Political figures and legal professionals, have called on the Tribunal to declare the results of the presidential election, before Bola Ahmed Tinubu, the winner, assumes office on May 29. The constitution does not prohibit the President-elect, from taking the oath of office while a legal case is ongoing, claims Barrister Monday Ubani, a former vice president of the Nigerian Bar Association.
He said, “There has been a suggestion, so why not finish the route in seven days?” That’s not likely to happen, in my opinion. For more details, see section 285 of the constitution. It specifies the deadlines for the trial court and the Supreme Court, which hears appeals, to rule on these cases. You have 180 days to finish the process, so the court does not necessarily need to take up the full time. It is merely present because of the time constraints.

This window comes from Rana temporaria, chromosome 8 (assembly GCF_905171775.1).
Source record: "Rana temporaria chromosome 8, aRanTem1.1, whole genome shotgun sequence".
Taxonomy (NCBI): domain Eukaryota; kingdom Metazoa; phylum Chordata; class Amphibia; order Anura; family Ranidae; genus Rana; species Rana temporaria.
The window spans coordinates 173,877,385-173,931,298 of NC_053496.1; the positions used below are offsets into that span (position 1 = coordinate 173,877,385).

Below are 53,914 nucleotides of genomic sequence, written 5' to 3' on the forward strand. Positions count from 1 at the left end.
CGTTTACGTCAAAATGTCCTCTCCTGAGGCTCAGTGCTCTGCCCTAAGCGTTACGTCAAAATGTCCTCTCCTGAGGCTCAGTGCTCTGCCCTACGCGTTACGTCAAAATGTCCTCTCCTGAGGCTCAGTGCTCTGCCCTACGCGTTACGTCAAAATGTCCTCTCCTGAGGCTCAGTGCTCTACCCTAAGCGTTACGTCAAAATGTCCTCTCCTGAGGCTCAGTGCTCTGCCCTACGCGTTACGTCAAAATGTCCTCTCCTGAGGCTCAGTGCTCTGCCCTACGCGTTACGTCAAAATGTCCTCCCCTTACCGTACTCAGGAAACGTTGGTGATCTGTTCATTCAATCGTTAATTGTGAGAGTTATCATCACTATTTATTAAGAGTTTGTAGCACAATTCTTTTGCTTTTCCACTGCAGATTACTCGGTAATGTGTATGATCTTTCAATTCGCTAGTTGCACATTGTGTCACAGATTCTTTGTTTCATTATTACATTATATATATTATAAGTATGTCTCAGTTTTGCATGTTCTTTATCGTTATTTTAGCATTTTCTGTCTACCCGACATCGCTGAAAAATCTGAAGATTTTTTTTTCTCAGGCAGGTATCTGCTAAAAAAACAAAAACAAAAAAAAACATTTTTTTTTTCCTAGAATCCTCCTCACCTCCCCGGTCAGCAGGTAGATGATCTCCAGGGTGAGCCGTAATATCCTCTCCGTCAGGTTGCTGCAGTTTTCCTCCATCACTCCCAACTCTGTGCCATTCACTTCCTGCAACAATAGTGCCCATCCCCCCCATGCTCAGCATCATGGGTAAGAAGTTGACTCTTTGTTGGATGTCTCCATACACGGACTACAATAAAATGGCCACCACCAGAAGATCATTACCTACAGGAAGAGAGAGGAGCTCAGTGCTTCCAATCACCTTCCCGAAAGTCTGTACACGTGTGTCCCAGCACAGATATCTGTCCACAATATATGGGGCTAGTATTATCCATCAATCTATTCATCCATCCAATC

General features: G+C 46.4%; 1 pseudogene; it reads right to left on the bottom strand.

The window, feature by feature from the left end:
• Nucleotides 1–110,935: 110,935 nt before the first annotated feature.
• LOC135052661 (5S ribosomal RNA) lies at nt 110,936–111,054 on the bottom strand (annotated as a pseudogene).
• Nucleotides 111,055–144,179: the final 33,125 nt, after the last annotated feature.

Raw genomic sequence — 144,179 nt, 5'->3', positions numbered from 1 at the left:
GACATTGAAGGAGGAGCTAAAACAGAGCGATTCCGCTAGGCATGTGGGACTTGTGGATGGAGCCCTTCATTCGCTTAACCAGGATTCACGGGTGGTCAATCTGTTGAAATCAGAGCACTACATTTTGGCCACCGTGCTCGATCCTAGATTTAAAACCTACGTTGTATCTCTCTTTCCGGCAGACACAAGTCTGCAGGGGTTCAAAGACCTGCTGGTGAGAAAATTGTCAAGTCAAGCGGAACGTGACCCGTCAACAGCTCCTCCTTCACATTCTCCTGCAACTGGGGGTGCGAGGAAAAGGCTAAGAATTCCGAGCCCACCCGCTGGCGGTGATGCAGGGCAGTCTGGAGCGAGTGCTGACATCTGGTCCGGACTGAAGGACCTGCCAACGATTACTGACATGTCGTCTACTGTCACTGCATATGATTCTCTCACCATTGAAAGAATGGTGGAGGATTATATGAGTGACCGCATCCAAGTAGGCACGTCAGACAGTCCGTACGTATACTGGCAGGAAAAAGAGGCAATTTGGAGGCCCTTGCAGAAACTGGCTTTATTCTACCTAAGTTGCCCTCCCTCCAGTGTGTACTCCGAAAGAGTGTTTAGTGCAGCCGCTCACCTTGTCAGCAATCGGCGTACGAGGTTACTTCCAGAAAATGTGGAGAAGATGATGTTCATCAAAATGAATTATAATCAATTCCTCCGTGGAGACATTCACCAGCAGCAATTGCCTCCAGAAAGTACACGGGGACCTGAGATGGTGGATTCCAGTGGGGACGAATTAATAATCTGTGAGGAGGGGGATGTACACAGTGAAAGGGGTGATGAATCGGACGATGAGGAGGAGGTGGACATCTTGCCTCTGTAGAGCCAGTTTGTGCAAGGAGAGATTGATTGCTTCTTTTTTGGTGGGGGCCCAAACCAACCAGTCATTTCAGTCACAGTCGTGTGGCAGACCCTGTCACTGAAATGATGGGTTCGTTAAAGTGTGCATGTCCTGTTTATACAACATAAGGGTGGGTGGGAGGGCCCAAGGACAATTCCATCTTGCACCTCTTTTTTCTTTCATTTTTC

He made it crystal clear that, the timeline outlined in the constitution must be adhered to. He then highlighted that, contrary to what numerous lawyers had previously claimed, the 180-day limit might not be met. He did, however add that, the constitution explicitly outlines the days, that must be used before the Tribunal and Supreme Court.
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After the 60-day wait for the Supreme Court, you cannot argue that, the chosen man should not be sworn in because of the Tribunal. The legal system has in no way taken care of that. Maybe we should review that provision of our constitution, and make the appropriate adjustments.
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